Normally visiting her parents once a year, the last time she saw them was a well-timed trip at the end of 2019. She tells, "It was the first Christmas I got to spend with them in five years. I'm so glad we did because the pandemic was declared soon after."
Instead, Indira and her husband and four children will have a three-week break in Wanaka with her two sisters and their families. And, if her kids have their way, there will be lots of backyard picnics, which they have been doing for years.
After moving to New Zealand with her parents when she was 2 years old, her childhood summers remain special to her.
"Jumping on the trampoline, Tongan church picnic gatherings, playing cricket with neighbourhood kids in our dead-end street until dark and drinking 'otai, a Tongan fruit drink made from watermelon, coconut milk and other fruits," she says of her favourite memories.
Working in the news means she sees and hears the devastating impact of the pandemic every day, but she's hopeful that we will see the back of it very soon. And despite the difficulties of last year, Indira has learned how important it is to take care of her health.
"It's important to get enough sleep, exercise regularly and to be present with my family as much as I can," she tells. "Life is short and we shouldn't take what we have for granted!"
After a challenging 2020 that put a stop to travelling overseas to judge international dance events, accomplished dancer and choreographer Candy Lane is looking forward to a much brighter 2021.
"I'd like to leave behind hearing words like 'unprecedented', 'lockdown' and 'pandemic'," she says with hope. But more importantly, the mum of daughter Jaz, 26, and son Zak, 23, is looking forward to being able to travel to Australia again to see her girl and her grandson, August, two, who live on the Gold Coast.
Summer holidays are usually spent in Queensland with her family and partner Ricky, but this year, because of Covid travel restrictions, Candy, 59, and Ricky, 48, will be "doing something different".
She tells, "This year, we're hiring a campervan and driving to some of our stunning beaches and visiting friends along the way. It's something I've always wanted to do. My life is always so scheduled, so I just want to be free to wander."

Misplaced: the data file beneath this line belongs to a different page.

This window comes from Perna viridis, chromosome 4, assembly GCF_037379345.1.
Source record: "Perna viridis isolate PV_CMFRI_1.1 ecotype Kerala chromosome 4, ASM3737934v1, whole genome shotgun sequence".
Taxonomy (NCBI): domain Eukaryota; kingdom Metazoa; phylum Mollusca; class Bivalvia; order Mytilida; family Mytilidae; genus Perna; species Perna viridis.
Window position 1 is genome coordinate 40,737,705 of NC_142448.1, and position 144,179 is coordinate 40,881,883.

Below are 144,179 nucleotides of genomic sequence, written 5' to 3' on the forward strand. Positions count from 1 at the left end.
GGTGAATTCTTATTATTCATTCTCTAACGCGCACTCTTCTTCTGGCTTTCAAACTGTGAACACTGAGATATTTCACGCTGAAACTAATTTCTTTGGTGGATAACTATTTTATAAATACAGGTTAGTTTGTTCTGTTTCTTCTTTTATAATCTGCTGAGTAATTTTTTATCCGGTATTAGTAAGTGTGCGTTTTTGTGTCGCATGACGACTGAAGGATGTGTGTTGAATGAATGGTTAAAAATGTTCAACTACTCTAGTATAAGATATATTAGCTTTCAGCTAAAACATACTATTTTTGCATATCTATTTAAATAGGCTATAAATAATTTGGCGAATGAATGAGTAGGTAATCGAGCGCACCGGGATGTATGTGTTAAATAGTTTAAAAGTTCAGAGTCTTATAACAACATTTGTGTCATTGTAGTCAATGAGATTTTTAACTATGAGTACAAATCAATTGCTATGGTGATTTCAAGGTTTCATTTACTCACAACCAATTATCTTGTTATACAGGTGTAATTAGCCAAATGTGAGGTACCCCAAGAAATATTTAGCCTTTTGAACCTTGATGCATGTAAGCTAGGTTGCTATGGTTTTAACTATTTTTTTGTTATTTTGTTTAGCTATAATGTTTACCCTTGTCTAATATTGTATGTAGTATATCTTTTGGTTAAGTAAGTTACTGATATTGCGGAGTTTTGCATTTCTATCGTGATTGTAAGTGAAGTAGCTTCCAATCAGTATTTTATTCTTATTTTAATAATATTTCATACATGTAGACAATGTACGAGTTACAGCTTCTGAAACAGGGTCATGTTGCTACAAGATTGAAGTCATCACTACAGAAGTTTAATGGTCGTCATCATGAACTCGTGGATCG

For Candy, summer represents happiness – long, hot, sunshine-filled days, hokey pokey ice cream and barbecue dinners. As a child, holidays were spent at the family bach in Clark's Beach, south of Auckland, with her mum, dad and brother Brett, and she still has very fond memories of taking to the beach every day on her beloved pony Honey.
While the former Dancing with the Stars judge, who was awarded a Queen's Service Medal for her contributions to the entertainment industry in 2014, has never been one to make New Year's resolutions before, this year she has.
"Just because 2020 taught me how much in our lives we take for granted," she tells.
"Like spending time with friends, shopping, dining out, dancing together, travelling and big hugs. I intend on doing all of these things as much as possible.
"And I will try not to put things off. I will, as the saying goes, live every day like it's your last – because as we have learnt in 2020, it could possibly be!"
It's a busy summer for Newshub investigative reporter Michael Morrah and his wife Sarah, 38, along with their two children, Bella, 6, and Lulu, 4. The family spent Christmas in Hawke's Bay and New Year's Eve on Waiheke Island, before heading to the Tutukaka Coast with a group of friends.